Fulfilling a dream several years in the making, the Andretti Autosport plunged into aviation training over the offseason. Since beginning with online studying last August, Grosjean quickly progressed to earning his licenses for multiengine planes and instrument ratings while completing 115 hours of flight time.

He has landed twice at Albert Whitted Airport, whose primary runway also doubles as the front straightaway on the Firestone Grand Prix of St. Petersburg street course.

“Just to land on the start-finish line, that was pretty cool,” Grosjean said during IndyCar Preseason Content Days ahead of the Feb. 2-3 test at The Thermal Club. “The air traffic control guy was like, “Yeah, left on Acre Five, turn, and then back. I was like, ‘Oh, yeah, that’s the last corner of the racetrack, I’ll take it and go back to the pit lane. He was like, ‘Oh, yeah, yeah, that’s true.’ So it was quite funny.”

Grosjean, 36, said he had wanted to become a pilot since he was 30 but was discouraged by Europe’s complicated and time-consuming licensing process (“to go to ground school twice a week, and with our life, it’s impossible”). He was inspired again last year by (now former) teammate Alexander Rossi, who flew to some 2022 races after earning his license a couple of years ago.

“I thought that was pretty cool,” said Grosjean, who had grown “bored of waiting in the airports.”

He plans to fly to nearly all the races this year (“if the weather is good enough, I’ll be flying”) and jokes about being “commercial by the end of the year, so then I can take Roger (Penske). Roger can pay me to fly him around to races if things go bad with racing.”

Grosjean’s social media has been filled with posts about his new hobby, which afforded him the opportunity recently to take his wife to Key West for lunch from their home in the Miami area.

The trip took 37 minutes there and 41 minutes on return and highlighted why Grosjean loves flying: “Freedom. Freedom to go anywhere you want, anytime you want. It’s the beauty of it. We can go to the Bahamas for a day if we want to. Anywhere. I think that’s just great to know that you can do whatever you want.”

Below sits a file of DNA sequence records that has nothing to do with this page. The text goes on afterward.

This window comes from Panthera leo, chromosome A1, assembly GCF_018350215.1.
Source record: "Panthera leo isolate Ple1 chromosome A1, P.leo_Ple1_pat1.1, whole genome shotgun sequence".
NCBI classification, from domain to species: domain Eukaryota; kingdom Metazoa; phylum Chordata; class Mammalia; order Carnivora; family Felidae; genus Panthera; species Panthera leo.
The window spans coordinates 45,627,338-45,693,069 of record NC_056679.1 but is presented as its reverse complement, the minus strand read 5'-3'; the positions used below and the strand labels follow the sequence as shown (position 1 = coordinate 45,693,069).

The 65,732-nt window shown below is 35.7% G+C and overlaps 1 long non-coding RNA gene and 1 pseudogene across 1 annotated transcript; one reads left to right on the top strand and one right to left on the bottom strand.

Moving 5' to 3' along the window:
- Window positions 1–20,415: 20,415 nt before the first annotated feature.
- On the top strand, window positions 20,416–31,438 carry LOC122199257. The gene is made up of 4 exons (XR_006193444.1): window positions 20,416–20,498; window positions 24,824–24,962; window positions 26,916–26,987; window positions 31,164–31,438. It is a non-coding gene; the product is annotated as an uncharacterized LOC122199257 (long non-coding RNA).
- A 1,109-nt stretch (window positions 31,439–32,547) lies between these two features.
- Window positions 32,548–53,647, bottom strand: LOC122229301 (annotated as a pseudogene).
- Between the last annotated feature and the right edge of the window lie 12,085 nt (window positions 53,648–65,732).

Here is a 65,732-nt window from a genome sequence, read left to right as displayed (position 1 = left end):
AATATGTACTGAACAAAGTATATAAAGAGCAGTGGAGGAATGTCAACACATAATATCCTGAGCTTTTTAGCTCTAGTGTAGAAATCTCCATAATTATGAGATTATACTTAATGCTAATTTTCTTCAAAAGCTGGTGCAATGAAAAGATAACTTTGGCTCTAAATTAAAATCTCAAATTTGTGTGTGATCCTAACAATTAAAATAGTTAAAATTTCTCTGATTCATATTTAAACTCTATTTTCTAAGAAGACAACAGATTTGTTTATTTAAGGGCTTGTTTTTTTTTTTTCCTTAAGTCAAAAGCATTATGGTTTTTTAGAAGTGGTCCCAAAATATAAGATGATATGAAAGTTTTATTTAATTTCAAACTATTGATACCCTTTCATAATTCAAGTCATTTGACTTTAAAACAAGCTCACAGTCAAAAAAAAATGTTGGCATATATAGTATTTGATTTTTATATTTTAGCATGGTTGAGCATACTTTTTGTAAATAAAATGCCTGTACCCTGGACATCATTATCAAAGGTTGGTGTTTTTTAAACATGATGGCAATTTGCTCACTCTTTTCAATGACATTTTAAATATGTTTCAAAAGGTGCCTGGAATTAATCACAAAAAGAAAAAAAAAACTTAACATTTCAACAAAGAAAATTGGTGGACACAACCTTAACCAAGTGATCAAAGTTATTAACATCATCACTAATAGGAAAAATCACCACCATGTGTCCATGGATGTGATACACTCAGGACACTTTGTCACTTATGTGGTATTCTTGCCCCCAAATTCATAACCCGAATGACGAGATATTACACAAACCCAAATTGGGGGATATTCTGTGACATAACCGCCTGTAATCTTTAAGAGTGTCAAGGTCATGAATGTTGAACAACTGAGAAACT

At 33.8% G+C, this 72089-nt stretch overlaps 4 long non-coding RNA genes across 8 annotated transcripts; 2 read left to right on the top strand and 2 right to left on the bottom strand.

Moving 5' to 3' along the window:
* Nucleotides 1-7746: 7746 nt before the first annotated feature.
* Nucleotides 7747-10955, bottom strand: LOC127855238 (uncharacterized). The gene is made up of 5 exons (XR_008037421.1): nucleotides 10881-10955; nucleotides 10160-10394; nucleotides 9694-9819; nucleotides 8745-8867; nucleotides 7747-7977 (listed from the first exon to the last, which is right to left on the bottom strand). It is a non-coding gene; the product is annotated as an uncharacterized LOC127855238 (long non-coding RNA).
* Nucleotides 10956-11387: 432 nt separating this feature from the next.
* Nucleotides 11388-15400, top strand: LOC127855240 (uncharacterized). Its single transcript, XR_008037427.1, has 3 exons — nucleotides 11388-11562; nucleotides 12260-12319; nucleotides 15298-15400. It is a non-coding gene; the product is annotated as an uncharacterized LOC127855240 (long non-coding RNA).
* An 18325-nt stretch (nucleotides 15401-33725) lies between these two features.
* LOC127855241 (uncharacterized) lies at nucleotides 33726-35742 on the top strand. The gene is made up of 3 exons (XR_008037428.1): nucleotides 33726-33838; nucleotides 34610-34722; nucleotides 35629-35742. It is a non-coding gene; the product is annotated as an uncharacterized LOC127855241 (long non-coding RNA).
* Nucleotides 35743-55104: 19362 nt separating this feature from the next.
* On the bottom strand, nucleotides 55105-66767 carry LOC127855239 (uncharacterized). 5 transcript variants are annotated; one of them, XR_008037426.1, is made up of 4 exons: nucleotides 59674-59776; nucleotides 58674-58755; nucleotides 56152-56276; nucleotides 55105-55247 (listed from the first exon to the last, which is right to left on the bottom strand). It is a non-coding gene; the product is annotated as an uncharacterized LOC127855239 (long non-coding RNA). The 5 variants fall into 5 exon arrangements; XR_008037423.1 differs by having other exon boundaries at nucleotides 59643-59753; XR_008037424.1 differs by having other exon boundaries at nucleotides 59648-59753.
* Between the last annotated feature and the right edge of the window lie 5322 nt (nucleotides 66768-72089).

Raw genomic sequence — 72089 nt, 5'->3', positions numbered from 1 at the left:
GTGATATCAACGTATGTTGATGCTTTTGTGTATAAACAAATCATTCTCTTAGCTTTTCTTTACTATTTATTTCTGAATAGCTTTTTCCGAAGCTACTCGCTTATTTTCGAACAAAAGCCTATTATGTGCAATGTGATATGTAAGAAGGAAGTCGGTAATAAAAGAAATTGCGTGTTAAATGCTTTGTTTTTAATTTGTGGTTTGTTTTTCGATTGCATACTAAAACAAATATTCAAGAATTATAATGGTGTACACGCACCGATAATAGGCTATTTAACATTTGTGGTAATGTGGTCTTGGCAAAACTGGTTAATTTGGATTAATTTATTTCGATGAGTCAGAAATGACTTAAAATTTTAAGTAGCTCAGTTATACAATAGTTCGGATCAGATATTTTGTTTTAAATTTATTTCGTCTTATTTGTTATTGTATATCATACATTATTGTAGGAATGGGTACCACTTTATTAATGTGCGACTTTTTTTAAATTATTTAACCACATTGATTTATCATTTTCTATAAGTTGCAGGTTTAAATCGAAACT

It’s reminiscent of the cross-country trip across the Midwest in an RV that Grosjean took with his family during the summer of his 2021 rookie season.

“There’s one thing that I told my kids, and I told my friend about America, and for me, that’s the biggest difference between Europe and here, is here everything is possible,” said Grosjean (whose “Phoenix” nickname was derived from a brush with death in his final Formula One start). “If you have the wish, if you give yourself the possibility of doing it, everything is possible. It is different in Europe. Much more boundaries on the way. Much more steps that you need to do in a certain order. But if you want to be extraordinary (in the United States), if you want to do something different, you don’t need to do those steps because you can work through.

“Yeah, I like doing things, and when I do them, I like doing them well. But here I think just the opportunity of driving the RV, flying planes, for my kids to do whatever they want to do, we love that here. Yeah, it’s been the best discovery for us.”

The Swiss-born Frenchman already has flown himself to a race this year, jetting up the Florida coast for his Rolex 24 at Daytona debut last month. It was his debut as a Lamborghini factory driver, and his new deal will continue with the Twelve Hours of Sebring and possibly the Petit Le Mans while he also helps develop the automaker’s new hybrid prototype (LMDh) for next year.

Grosjean finished a disappointing 13th in the 2022 points standings with one podium for Andretti in his first full IndyCar season. The team showed improvement at Thermal, and Grosjean (who was fourth fastest on Day 1) said IndyCar will remain his priority in 2024.

But he hopes the IndyCar schedule will afford racing in the IMSA WeatherTech SportsCar Championship endurance races and perhaps his longest plane flight yet — a return to the 24 Hours of Le Mans.

“I’ll keep my fingers crossed like that we get the weekend off from IndyCar,” said Grosjean, noting that 10 IndyCar drivers were in the Rolex 24. “I think it would make a lot of sense. I think for both series it’s amazing. If we can get Le Mans, it’s also amazing because it’s just cool.

“I remember Mario flying across the Atlantic doing Monaco and the Indy 500, and those guys, they were racing everywhere, Formula 3, Formula 2, Formula 1. They were doing the races in opening of the Formula 1 race, and I think that’s very cool for us. So yeah, looking forward to the project. There’s going to be a lot of development coming on. By the time we finish the IndyCar season, the LMDh will be here in the States, and that’s when I’m going to spend a lot of time on it.”